A study of the relationships among maternal caregiver family management behaviors, childhood asthma morbidity, and asthma control
Childhood asthma, the most common chronic childhood condition, is associated with high rates of asthma morbidity (emergency department visits, hospitalizations, and school days missed due to asthma). Inadequate asthma control accounts for $1.9 billion annual health expenditures. Numerous studies have identified the relationship of the family caregiver's perception regarding asthma management and the child's asthma outcomes; though few have examined family caregiver asthma management behaviors. Knafl and colleagues (2003) defined family management behaviors as accommodations that family members use to manage the condition on a daily basis. The primary aim of this study was to examine the relationship among family management behaviors, such as condition management ability and condition management effort; asthma morbidity; and asthma control from the perception of maternal caregivers.
A total of 101 maternal caregivers of school-aged children diagnosed with persistent asthma were recruited from a specialty asthma clinic. Data were obtained through maternal caregiver self-report and included demographics, asthma morbidity, asthma control (Asthma Control Questionnaire (ACQ), and family management behaviors (effort and ability subscales, Family Management Measure). Data were analyzed using correlations and regressions.
Data analysis (N =101) indicated 94% of maternal caregivers are mothers, while the majority currently work outside the home (57%). Children were 53% male, had an average age of 8.9 (range 5-12) and 66% were minority. 54% of the children had poor control as determined by the ACQ (using score of >1.5 to indicate poor control) and 62% had greater than one emergency department visit or hospitalization during the past year. Effort positively correlated with asthma control ( r = .426, p = .001) and school days missed (r = .259, p = .010) while ability negatively correlated with hospitalizations (r = - .206, p = .039). When controlling for minority, income, and work status, effort is predictive of school days missed (β = .920, p = .020) and asthma control (β = .253, p = .028) and ability is predictive of asthma control (β = -.238, p = .037).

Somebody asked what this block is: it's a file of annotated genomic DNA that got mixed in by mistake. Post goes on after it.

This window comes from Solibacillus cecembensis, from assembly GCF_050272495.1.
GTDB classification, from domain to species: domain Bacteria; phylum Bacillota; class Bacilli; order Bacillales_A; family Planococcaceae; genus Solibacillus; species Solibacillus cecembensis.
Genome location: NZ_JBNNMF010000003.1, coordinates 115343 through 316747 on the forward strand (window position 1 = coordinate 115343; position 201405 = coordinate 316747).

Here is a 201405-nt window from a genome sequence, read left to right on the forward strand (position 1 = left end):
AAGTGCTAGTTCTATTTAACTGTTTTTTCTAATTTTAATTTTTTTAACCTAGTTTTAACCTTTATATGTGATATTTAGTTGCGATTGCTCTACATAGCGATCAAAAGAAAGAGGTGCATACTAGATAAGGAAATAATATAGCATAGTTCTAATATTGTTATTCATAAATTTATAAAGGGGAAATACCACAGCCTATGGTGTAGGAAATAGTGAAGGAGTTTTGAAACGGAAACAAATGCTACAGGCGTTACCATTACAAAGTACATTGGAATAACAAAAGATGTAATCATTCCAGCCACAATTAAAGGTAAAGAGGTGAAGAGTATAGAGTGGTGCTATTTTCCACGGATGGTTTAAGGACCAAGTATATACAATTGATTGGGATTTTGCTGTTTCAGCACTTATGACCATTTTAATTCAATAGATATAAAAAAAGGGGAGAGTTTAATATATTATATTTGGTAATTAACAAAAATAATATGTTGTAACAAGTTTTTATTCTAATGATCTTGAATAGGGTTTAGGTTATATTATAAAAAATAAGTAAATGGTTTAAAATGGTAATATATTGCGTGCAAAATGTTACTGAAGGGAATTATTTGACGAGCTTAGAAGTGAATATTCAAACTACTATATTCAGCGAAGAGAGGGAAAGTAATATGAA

Minority status, income, and work status correlated with emergency department visits, school days missed and asthma control; thus confirming what has been previously published in the literature. When caregivers perceived they were expending a lot of effort on their child's asthma management and were not confident in their ability to perform asthma management activities, the child's asthma outcomes were worse. This indicates the need to focus more interest on perceptions of maternal caregivers.
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